- to provide or supply with something ornamental; adorn; decorate.
- to provide (a food) with something that adds flavor, decorative color, etc.: to garnish boiled potatoes with chopped parsley.
- something placed around or on a food or in a beverage to add flavor, decorative color, etc.
- adornment or decoration.
- Chiefly British. a fee formerly demanded of a new convict or worker by the warden, boss, or fellow prisoners or workers.
Origin of garnish
Examples from the Web for garnishing
Once cool, break into small shards and use for garnishing the tarts.Bourbon Bacon Apple Tarts
August 25, 2009
Sour jelly is used for garnishing dishes of meat and salads.Desserts and Salads
But no garnishing of the chambers of my heart shall be for this wedding.The White Rose of Langley
Emily Sarah Holt
It has plain leaves, and consequently is not so desirable a sort for garnishing.The Field and Garden Vegetables of America
Make the garnishing simple, and have it eatable when possible.Foods and Household Management
The crust may be dried, beaten, and sifted, for frying and garnishing.Mrs. Hale's Receipts for the Million
Sarah Josepha Hale
- to decorate; trim
- to add something to (food) in order to improve its appearance or flavour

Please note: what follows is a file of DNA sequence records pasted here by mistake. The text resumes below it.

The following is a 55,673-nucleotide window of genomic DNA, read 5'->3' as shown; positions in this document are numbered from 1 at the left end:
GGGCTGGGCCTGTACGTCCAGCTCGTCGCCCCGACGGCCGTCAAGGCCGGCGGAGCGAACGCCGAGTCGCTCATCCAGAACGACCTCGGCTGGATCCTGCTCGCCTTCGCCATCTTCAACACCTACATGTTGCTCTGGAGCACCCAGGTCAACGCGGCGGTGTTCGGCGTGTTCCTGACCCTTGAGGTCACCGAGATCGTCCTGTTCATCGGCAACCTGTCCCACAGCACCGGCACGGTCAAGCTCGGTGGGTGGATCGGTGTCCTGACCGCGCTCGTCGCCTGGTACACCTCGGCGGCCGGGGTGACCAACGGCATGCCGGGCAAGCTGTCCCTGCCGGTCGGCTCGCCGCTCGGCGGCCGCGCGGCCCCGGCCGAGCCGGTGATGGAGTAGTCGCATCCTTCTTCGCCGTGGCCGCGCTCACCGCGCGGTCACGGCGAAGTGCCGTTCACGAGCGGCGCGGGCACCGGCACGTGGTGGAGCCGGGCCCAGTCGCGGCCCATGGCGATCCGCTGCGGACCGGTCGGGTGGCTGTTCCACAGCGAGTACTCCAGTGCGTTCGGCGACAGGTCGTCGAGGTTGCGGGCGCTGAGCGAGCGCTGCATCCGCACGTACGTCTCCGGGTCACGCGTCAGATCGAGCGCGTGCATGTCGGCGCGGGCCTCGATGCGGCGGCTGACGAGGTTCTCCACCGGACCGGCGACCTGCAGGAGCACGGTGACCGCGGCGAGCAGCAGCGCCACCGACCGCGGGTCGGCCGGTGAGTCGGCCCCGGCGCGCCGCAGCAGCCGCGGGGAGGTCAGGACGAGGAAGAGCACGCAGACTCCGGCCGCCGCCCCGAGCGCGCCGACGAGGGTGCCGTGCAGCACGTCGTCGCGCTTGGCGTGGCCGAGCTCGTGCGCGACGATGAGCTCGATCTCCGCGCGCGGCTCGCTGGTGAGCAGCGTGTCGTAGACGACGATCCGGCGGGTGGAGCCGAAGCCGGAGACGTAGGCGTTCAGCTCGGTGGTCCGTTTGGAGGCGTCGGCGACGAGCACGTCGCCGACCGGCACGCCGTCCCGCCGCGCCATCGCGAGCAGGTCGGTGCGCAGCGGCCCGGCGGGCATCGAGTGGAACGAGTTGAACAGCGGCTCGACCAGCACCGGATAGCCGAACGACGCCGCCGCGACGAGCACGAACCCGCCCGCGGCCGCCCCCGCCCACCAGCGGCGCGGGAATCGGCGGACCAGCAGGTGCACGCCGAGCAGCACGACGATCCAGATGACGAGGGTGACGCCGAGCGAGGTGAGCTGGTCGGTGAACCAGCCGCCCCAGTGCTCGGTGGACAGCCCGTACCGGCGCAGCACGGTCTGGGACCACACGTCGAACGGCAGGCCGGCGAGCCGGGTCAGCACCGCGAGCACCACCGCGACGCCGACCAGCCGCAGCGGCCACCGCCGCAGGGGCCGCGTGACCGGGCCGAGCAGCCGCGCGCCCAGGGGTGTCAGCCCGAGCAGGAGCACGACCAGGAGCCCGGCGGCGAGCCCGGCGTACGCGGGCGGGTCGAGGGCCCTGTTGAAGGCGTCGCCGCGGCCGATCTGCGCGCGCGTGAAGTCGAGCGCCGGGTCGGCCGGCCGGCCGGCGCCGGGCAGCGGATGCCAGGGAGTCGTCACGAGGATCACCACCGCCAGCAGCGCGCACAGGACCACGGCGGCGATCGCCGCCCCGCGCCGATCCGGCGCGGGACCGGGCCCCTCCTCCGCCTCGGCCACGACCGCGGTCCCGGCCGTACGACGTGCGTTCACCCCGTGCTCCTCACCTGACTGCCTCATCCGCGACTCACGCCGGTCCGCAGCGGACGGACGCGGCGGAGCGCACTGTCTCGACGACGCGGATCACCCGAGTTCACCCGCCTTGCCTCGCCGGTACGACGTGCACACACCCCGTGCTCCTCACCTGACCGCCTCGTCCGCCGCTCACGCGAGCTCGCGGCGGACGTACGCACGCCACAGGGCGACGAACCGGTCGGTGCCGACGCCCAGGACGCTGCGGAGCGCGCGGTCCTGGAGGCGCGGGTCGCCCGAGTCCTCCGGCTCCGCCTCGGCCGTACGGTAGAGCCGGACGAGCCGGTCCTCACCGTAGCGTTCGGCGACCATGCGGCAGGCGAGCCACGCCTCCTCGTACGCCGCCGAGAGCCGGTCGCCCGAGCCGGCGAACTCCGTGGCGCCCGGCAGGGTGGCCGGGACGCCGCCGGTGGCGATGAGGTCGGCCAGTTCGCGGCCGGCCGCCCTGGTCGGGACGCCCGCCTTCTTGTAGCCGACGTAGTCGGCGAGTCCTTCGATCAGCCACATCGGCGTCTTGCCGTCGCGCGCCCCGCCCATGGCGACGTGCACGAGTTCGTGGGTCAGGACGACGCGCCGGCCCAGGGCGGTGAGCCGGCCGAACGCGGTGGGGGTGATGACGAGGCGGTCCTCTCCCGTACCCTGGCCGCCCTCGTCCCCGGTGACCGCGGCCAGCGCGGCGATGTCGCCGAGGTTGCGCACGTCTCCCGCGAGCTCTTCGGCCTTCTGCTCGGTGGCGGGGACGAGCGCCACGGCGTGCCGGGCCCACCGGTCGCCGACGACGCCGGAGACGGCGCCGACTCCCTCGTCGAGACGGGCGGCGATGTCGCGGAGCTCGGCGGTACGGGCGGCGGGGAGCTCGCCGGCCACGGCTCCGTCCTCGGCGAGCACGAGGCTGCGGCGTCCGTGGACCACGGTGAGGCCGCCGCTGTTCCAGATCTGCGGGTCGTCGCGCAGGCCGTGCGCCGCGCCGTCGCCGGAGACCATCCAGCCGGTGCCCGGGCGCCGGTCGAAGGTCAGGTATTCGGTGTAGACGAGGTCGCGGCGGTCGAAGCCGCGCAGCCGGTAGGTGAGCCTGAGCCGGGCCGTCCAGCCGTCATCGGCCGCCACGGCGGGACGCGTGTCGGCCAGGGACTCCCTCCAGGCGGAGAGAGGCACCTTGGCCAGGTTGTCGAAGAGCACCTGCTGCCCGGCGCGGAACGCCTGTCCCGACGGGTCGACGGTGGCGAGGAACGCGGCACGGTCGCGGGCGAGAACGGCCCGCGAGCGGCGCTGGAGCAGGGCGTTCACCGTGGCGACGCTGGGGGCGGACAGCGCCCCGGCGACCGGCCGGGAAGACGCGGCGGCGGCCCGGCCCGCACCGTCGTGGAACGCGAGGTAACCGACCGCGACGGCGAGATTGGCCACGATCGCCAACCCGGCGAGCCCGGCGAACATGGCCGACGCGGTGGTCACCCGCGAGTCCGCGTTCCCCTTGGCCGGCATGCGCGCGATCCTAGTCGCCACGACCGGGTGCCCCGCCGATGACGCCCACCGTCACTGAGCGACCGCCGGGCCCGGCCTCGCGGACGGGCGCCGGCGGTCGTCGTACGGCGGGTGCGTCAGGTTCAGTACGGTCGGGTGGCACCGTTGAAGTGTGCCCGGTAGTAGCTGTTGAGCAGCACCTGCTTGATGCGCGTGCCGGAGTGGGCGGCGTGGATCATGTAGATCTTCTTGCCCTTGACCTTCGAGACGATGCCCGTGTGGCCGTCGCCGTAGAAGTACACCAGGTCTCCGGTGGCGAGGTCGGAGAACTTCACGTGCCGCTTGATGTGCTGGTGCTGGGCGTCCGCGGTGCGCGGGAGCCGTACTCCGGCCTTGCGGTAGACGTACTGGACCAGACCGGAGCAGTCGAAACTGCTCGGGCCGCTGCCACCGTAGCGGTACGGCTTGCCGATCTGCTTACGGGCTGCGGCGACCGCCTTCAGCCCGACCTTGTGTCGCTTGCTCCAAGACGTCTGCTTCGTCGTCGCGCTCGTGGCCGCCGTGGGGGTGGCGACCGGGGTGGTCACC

- to serve with notice of proceedings; warn
- obsoleteto summon to proceedings already in progress
- to attach (a debt)
- slang to extort money from
- a decoration; trimming
- something, such as parsley, added to a dish for its flavour or decorative effect
- obsolete, slang a payment illegally extorted, as from a prisoner by his jailer
Word Origin and History for garnishing
late 14c., from Old French garniss-, present participle stem of garnir "provide, furnish; fortify, reinforce," from a Germanic stem related to Proto-Germanic *warnejan "be cautious, guard, provide for" (cf. Old High German warnon "to take heed," Old English warnian "to take warning, beware;" see warn). Sense evolution is from "arm oneself" to "fit out" to "embellish," which was the earliest meaning in English, though the others also were used in Middle English. Culinary sense of "to decorate a dish for the table" predominated after c.1700. Older meaning survives in legal sense of "warning of attachment of funds" (1570s). Related: Garnished; garnishing.
late 14c., "set of tableware" (probably a dozen; usually pewter), from garnish (v.). Sense of "embellishments to food" is from 1670s.